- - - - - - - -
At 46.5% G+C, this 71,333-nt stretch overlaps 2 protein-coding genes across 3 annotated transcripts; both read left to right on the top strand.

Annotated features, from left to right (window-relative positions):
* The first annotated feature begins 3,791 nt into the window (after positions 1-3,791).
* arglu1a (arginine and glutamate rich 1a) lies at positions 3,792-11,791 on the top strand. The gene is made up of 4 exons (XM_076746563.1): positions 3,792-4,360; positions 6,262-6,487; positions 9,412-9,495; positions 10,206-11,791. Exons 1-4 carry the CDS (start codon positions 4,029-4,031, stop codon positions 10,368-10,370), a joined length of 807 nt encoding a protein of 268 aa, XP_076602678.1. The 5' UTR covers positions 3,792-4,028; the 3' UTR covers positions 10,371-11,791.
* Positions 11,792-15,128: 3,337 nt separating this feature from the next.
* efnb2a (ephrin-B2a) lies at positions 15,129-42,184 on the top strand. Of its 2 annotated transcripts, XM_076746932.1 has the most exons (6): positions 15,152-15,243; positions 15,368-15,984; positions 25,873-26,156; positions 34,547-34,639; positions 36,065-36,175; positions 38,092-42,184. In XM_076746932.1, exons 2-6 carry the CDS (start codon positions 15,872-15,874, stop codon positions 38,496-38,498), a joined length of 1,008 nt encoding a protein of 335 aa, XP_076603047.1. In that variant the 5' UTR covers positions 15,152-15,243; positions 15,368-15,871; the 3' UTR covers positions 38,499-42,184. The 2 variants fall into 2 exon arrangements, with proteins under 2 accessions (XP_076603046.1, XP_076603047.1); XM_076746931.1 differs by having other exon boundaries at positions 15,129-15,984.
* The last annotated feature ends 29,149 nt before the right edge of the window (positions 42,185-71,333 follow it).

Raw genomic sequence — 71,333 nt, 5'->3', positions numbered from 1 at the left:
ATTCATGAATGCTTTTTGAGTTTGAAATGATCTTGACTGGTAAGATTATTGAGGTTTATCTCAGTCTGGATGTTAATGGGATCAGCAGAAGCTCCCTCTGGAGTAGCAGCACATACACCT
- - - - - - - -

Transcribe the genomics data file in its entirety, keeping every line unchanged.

At 46.5% G+C, this 71,333-nt stretch overlaps 2 protein-coding genes across 3 annotated transcripts; both read left to right on the top strand.

Annotated features, from left to right (window-relative positions):
* The first annotated feature begins 3,791 nt into the window (after positions 1-3,791).
* arglu1a (arginine and glutamate rich 1a) lies at positions 3,792-11,791 on the top strand. The gene is made up of 4 exons (XM_076746563.1): positions 3,792-4,360; positions 6,262-6,487; positions 9,412-9,495; positions 10,206-11,791. Exons 1-4 carry the CDS (start codon positions 4,029-4,031, stop codon positions 10,368-10,370), a joined length of 807 nt encoding a protein of 268 aa, XP_076602678.1. The 5' UTR covers positions 3,792-4,028; the 3' UTR covers positions 10,371-11,791.
* Positions 11,792-15,128: 3,337 nt separating this feature from the next.
* efnb2a (ephrin-B2a) lies at positions 15,129-42,184 on the top strand. Of its 2 annotated transcripts, XM_076746932.1 has the most exons (6): positions 15,152-15,243; positions 15,368-15,984; positions 25,873-26,156; positions 34,547-34,639; positions 36,065-36,175; positions 38,092-42,184. In XM_076746932.1, exons 2-6 carry the CDS (start codon positions 15,872-15,874, stop codon positions 38,496-38,498), a joined length of 1,008 nt encoding a protein of 335 aa, XP_076603047.1. In that variant the 5' UTR covers positions 15,152-15,243; positions 15,368-15,871; the 3' UTR covers positions 38,499-42,184. The 2 variants fall into 2 exon arrangements, with proteins under 2 accessions (XP_076603046.1, XP_076603047.1); XM_076746931.1 differs by having other exon boundaries at positions 15,129-15,984.
* The last annotated feature ends 29,149 nt before the right edge of the window (positions 42,185-71,333 follow it).

Raw genomic sequence — 71,333 nt, 5'->3', positions numbered from 1 at the left:
ATTCATGAATGCTTTTTGAGTTTGAAATGATCTTGACTGGTAAGATTATTGAGGTTTATCTCAGTCTGGATGTTAATGGGATCAGCAGAAGCTCCCTCTGGAGTAGCAGCACATACACCT